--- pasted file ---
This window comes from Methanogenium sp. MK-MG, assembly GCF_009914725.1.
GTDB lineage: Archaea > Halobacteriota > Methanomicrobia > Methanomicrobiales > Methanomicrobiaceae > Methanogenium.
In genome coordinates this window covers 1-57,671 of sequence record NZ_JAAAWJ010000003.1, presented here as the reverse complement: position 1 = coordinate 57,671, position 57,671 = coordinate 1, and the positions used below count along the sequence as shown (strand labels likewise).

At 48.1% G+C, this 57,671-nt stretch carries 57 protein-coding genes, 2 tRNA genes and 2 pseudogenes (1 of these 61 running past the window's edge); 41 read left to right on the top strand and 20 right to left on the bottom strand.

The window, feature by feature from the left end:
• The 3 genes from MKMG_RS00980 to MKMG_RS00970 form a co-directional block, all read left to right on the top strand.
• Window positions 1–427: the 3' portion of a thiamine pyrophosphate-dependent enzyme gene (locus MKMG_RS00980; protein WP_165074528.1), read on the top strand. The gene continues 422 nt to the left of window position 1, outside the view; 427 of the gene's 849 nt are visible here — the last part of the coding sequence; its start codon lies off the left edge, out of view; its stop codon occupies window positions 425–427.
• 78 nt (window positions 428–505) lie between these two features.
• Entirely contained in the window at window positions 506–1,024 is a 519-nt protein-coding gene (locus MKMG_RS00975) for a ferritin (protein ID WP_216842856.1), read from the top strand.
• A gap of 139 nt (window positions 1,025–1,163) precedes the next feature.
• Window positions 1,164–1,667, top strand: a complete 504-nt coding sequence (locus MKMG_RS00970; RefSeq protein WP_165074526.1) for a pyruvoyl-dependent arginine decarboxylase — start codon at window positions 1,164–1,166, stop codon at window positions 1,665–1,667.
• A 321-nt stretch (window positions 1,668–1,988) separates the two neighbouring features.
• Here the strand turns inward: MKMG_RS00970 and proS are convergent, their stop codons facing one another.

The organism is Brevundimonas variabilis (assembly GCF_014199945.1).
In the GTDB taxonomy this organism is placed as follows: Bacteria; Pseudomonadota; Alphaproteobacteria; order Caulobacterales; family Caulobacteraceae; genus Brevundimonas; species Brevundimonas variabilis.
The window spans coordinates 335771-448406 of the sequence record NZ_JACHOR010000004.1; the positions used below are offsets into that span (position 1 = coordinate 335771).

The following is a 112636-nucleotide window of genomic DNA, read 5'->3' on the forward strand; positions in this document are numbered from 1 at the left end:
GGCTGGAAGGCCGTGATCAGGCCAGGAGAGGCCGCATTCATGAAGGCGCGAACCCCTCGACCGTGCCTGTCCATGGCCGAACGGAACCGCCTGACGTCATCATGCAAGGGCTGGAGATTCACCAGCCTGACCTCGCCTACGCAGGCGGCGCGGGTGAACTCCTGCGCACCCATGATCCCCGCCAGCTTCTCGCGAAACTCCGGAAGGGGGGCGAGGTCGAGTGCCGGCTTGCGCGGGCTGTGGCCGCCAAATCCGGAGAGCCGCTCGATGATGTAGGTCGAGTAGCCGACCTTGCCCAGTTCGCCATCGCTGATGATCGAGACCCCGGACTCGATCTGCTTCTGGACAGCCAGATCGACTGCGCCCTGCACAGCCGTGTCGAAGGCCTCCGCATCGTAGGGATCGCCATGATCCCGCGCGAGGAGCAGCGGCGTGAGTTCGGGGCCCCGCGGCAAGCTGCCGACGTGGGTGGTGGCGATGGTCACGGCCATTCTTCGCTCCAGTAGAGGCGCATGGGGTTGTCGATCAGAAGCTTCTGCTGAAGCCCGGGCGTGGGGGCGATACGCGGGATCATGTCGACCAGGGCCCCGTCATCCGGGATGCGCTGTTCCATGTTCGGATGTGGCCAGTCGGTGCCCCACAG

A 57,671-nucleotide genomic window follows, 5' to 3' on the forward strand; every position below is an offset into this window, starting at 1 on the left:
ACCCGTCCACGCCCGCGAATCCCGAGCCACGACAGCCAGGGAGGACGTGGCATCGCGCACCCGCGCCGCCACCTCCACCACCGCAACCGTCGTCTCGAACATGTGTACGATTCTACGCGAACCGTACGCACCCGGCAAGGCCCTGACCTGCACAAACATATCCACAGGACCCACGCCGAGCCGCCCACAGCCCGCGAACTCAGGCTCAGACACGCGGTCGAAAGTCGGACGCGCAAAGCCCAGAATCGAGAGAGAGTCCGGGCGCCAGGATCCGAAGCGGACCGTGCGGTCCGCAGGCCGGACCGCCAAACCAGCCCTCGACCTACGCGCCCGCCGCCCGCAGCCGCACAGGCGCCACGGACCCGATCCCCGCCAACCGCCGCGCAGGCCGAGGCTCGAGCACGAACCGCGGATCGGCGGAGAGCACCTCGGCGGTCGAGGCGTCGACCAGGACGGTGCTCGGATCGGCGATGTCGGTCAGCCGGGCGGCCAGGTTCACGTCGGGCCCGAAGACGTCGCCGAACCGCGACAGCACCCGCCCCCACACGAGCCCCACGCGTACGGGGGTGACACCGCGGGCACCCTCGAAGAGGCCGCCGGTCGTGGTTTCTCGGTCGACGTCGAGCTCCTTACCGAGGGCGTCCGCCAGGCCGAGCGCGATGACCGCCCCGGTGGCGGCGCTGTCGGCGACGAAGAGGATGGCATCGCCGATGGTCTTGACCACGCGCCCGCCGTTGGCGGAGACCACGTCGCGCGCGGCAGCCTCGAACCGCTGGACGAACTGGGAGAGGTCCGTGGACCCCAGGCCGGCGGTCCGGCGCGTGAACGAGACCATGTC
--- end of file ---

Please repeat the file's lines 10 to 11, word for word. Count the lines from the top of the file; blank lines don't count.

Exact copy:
• A gap of 139 nt (window positions 1,025–1,163) precedes the next feature.
• Window positions 1,164–1,667, top strand: a complete 504-nt coding sequence (locus MKMG_RS00970; RefSeq protein WP_165074526.1) for a pyruvoyl-dependent arginine decarboxylase — start codon at window positions 1,164–1,166, stop codon at window positions 1,665–1,667.